I’ve found probably a dozen or so books, perhaps more, that each deal with a certain branch of my family tree. These books are usually helpful, usually incomplete, and usually written in the late 1800’s by someone related to the family who was also a genealogist. They are dry, and written in a very matter-of-fact style, but I love them. They have their own unique charm.
For example, here is one on the Pond family written in 1873 by Edward Doubleday Harris entitled “A Genealogical History of Daniel Pond and His Descendants” which chronicles the history of the family of my 3x great-grandmother Louisa Pond.
Last night, however, a helpful person on Ancestry pointed me to a book on my 12x great-grandfather Stephen Hopkins [ancestor of my great-great-grandmother Helen Maria Nason]. He, along with members of his family [including his daughter Constance Hopkins, my 11x great-grandmother], came to America in 1620 aboard the Mayflower and was one of the principle founders of the Plymouth Colony in Massachusetts. Stephen worked with Myles Standish and Squanto to keep the colony alive. But before that he was shipwrecked in Bermuda, visited the fledgling Virginia Colony [which predated the Pilgrims by a generation], and generally had a pretty incredible life.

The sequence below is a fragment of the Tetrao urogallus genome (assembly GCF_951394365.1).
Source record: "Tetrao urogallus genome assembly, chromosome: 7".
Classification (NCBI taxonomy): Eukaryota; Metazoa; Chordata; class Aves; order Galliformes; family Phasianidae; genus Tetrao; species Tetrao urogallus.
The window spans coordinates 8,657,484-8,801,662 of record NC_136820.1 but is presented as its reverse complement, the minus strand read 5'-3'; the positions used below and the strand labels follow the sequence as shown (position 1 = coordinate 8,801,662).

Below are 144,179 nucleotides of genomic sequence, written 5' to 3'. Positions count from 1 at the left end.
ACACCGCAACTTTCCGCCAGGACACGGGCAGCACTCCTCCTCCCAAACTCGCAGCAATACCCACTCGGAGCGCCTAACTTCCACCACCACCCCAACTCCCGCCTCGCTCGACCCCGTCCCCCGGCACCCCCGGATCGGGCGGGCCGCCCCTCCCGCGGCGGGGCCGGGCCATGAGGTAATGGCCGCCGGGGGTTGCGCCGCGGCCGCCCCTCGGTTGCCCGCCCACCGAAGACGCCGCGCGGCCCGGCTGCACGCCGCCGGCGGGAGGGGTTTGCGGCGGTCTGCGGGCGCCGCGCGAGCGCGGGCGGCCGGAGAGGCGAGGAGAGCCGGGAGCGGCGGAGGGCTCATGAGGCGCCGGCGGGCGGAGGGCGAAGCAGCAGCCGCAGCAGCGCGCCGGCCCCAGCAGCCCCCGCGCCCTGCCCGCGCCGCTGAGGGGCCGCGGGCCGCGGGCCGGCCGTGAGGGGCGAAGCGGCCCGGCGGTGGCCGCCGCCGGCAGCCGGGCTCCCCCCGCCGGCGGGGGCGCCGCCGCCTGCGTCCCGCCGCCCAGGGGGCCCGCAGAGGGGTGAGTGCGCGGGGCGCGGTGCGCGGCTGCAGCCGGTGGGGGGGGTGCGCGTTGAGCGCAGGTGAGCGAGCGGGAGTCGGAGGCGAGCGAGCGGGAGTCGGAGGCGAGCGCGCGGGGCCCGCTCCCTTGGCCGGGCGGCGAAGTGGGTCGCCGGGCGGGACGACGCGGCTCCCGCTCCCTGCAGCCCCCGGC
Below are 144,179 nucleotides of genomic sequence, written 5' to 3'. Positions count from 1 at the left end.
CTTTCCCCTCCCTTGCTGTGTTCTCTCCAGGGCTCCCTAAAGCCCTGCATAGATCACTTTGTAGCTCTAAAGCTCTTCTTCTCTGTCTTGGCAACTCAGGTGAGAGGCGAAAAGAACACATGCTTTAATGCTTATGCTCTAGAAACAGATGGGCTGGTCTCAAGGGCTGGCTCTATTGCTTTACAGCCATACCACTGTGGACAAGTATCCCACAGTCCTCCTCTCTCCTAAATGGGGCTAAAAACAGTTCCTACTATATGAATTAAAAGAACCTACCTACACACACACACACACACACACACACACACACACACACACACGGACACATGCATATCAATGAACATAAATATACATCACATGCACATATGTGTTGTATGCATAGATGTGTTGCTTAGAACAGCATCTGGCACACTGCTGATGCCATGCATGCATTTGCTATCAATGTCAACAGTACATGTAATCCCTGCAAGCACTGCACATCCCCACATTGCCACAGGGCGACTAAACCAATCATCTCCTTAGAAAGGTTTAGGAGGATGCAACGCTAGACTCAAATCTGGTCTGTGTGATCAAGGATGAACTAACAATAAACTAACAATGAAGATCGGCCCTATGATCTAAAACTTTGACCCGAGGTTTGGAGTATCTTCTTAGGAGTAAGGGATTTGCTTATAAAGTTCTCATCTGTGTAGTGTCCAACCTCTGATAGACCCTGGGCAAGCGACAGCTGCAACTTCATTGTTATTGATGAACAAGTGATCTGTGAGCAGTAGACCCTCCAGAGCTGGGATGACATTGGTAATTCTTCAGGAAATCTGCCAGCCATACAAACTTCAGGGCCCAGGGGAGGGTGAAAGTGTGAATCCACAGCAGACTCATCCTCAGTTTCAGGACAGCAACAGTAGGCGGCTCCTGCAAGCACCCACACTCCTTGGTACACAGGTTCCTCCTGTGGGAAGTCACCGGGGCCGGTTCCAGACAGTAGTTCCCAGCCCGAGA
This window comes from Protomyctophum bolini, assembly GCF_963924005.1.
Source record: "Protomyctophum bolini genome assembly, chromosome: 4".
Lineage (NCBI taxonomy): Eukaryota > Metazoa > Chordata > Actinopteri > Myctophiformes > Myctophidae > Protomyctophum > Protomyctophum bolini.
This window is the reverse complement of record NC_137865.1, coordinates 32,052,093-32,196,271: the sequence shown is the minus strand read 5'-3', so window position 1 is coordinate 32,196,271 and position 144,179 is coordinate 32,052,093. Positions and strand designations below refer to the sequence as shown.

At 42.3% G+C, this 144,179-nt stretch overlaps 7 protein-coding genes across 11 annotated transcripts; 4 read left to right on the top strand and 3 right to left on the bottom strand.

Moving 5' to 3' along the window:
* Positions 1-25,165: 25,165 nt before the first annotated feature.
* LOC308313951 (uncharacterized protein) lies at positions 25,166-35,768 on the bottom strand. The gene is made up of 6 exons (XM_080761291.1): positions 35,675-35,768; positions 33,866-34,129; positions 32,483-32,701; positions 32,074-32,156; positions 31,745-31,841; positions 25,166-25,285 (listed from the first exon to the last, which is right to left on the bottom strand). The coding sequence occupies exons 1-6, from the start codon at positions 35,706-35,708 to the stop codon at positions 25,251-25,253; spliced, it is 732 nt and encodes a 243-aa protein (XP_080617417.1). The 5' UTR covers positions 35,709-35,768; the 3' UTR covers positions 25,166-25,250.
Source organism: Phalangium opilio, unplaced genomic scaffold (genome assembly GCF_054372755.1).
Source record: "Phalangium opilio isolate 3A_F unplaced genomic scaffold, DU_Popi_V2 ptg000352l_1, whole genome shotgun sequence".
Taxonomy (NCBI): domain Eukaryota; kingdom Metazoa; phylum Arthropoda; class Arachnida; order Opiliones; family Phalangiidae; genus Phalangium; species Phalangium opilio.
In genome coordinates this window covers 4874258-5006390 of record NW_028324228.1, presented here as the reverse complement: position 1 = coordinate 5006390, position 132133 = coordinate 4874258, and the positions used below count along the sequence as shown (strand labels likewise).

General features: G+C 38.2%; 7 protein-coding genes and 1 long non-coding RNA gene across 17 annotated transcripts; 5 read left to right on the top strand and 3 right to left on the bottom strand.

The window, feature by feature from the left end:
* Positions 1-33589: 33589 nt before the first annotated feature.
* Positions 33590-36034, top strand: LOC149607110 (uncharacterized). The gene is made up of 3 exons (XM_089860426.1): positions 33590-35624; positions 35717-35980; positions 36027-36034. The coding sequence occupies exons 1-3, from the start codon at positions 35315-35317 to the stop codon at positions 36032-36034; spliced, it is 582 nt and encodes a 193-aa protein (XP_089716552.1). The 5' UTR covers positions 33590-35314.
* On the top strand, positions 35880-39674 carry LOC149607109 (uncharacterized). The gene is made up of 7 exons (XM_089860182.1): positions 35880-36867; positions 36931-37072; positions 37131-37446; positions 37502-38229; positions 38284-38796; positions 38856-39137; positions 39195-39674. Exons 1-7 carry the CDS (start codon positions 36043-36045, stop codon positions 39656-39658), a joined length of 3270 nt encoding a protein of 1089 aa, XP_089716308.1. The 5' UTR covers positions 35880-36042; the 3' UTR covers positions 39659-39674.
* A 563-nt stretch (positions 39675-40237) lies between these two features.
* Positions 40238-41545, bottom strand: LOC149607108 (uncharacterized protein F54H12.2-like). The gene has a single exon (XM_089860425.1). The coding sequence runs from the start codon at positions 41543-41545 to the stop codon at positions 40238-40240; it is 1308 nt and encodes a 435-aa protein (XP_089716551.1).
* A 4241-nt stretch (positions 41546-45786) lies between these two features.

Fortunately, a talented writer named Caleb Johnson has put his story into book form using a narrative style backed up by an impressive amount of both genealogical and general historical research. The book is called “Here Shall I Die Ashore”, and I’ve already ordered two copies after reading the first couple of chapters online. You can check out a nice sampling of the book here:
It’s really impressive. I aspire to his level of writing when it comes to making family history engaging and interesting to read.